It doesn’t have a reason for the registry entries it changes or the files it creates, either. Its madness depends on the OS version, browser, hardware configuration and more. Antiviruses have had issues with it in the past, too, but options such as ESET can go toe-to-toe with it.
There’ll be more on that later.
How to Remove a Browser Hijacker
Removing a browser hijacker can be a rigorous process. In most cases, though, a simple uninstall will do the trick. It’s best to start with your browser and work your way to your operating system to see how far-reaching the hijacker is.
Remove suspicious and unnecessary toolbars and extensions. They can be reinstalled, so it might be a good idea to delete everything. After you’ve done so, close your browser and restart your computer.
Once your computer has restarted, verify that what you removed is still gone. If it is, change your browser settings — default search engine, homepage, etc. — and everything will return to normal. If you’re still being redirected or an extension won’t uninstall, you’ll have to go deeper.
Manually Removing a Browser Hijacker
First, clear your DNS cache. In Windows, you’ll need to open the command prompt and type in the following:
Press “enter” and let the DNS cache flush. After it’s done, you’ll see “Windows IP Configuration. Successfully flushed the DNS Resolver Cache.” Clearing it will remove DNS redirects in your network configuration.
Next, go through your add/remove programs area and remove applications tied to the browser hijacker. If there’s something you don’t recognize, make sure to search it before deleting, preferably on an uninfected device.
Reboot again and see if the problem is solved. If it is, you can use a program such as AVG TuneUp (read our AVG review) to clear registry entries that the browser hijacker may have created.
If the problem still isn’t fixed, you’ve contracted a nasty browser hijacker and a full system restore may be in order. That is one of the many reasons online backup is so important. You can find a provider in our best online backup services guide or go easy mode and sign up for IDrive. It’s our top choice and you can read more about it in our IDrive review.
As long as you have a backup secured, you can safely reset Windows and restore it to its default settings. No matter when you catch malware on your machine, that’s a foolproof way to get rid of it.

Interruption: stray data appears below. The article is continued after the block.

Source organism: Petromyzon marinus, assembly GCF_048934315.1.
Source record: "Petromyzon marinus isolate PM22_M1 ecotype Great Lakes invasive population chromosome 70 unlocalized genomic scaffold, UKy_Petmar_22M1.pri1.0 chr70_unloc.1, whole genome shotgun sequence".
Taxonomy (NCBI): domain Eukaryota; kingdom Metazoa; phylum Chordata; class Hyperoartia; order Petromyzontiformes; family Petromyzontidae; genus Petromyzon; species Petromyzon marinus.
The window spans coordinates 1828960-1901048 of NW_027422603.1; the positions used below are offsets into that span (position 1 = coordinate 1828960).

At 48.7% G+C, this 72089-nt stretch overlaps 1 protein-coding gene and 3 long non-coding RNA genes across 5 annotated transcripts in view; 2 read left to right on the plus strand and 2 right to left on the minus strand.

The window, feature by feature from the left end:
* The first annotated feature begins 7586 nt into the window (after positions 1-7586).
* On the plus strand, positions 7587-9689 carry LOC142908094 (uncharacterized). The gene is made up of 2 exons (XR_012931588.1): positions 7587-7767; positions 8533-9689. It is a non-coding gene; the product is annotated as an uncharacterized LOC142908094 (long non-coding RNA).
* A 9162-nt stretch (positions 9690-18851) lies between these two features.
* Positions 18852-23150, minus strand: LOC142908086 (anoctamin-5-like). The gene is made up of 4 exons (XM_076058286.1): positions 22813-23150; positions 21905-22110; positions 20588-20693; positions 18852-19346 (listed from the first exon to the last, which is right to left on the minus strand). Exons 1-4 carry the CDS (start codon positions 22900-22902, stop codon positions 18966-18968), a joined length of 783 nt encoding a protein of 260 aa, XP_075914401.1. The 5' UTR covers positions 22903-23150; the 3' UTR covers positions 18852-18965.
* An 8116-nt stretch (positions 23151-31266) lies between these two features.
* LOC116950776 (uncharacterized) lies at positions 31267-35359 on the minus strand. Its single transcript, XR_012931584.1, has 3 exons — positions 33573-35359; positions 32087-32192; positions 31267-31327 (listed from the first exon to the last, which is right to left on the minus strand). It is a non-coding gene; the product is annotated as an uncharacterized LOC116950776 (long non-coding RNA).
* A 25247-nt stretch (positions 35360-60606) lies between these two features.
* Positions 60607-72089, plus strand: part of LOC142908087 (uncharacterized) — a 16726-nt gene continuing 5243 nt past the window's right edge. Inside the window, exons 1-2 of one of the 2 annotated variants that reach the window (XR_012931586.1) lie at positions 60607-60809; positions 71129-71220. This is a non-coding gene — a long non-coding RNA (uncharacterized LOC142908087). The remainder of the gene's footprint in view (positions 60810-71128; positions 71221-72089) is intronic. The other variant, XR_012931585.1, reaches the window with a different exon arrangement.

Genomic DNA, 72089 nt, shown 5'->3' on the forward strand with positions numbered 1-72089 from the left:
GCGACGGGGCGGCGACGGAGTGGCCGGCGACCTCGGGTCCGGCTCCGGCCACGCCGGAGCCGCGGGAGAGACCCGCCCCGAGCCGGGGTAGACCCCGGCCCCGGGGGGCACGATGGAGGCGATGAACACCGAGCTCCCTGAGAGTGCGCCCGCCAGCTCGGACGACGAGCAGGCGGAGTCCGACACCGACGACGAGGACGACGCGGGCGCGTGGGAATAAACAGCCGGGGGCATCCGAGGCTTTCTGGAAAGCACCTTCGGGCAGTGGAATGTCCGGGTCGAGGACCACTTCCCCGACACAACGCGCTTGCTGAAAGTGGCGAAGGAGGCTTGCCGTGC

How to Protect Against Browser Hijacking
Like most malware, browser hijackers can be delivered in different ways. If the hacker was determined enough, they could deliver it with its own trojan, but, as hijackers are often just part of a larger malware scheme, that’s a lot of work for little payoff.
Usually, browser hijackers are delivered as a bundled addition to free software, which is one of the hazards of downloading something that should be paid for. The free software ecosystem needs to monetize somewhere down the line and, in most cases, they get a cut from installing a browser hijacker with their software.
That’s just a risk, though, and not all free software comes with unwanted extras. The threat is generally greater if you download a free application from a different source. For example, many sites offer uTorrent. The original installer is notorious for bundling unwanted software, but someone uploading it to a different website could tweak it to include their browser hijacker.
Common sense will get you past unwanted additions to an installer. Make sure you read through every page before clicking “next.” Not doing so is a poor habit and usually the reason you end up with a browser hijacker.
Browser Hijackers You Can’t Protect Against
You can get a browser hijacker elsewhere, though. Drive-by downloads are downloads that trigger without your input when you land on a malicious webpage. Hackers are using them to install malware at an increasing rate.
That’s why an antivirus is necessary. Instead of just scanning for the malware on your machine, the best antivirus software provides real-time protection, shielding you from PUAs and malicious webpages while you browse online.
ESET handles PUAs the best. It prompts you each time a drive-by download is attempted. We like that you can choose if you’d like to install the application. That way, ESET isn’t messing with legitimate requests. It also made it onto our most secure antivirus list, and we took kindly to its scan options in our ESET NOD32 review.
Browser hijacking is becoming less common, especially if you’re a Windows user. Windows 10 doesn’t allow applications to make changes to a web browser without user permissions. Like any security precaution, hackers can bypass it, though. While you may not see the malware as often, it still exists.
As long as you use common sense, backup your data with online storage and protect yourself with the most secure antivirus software, you’ll be prepared to face any cybersecurity threat.
Have you been a victim of browser hijacking? More than one of us has, so let us know your story in the comments below. As always, thanks for reading.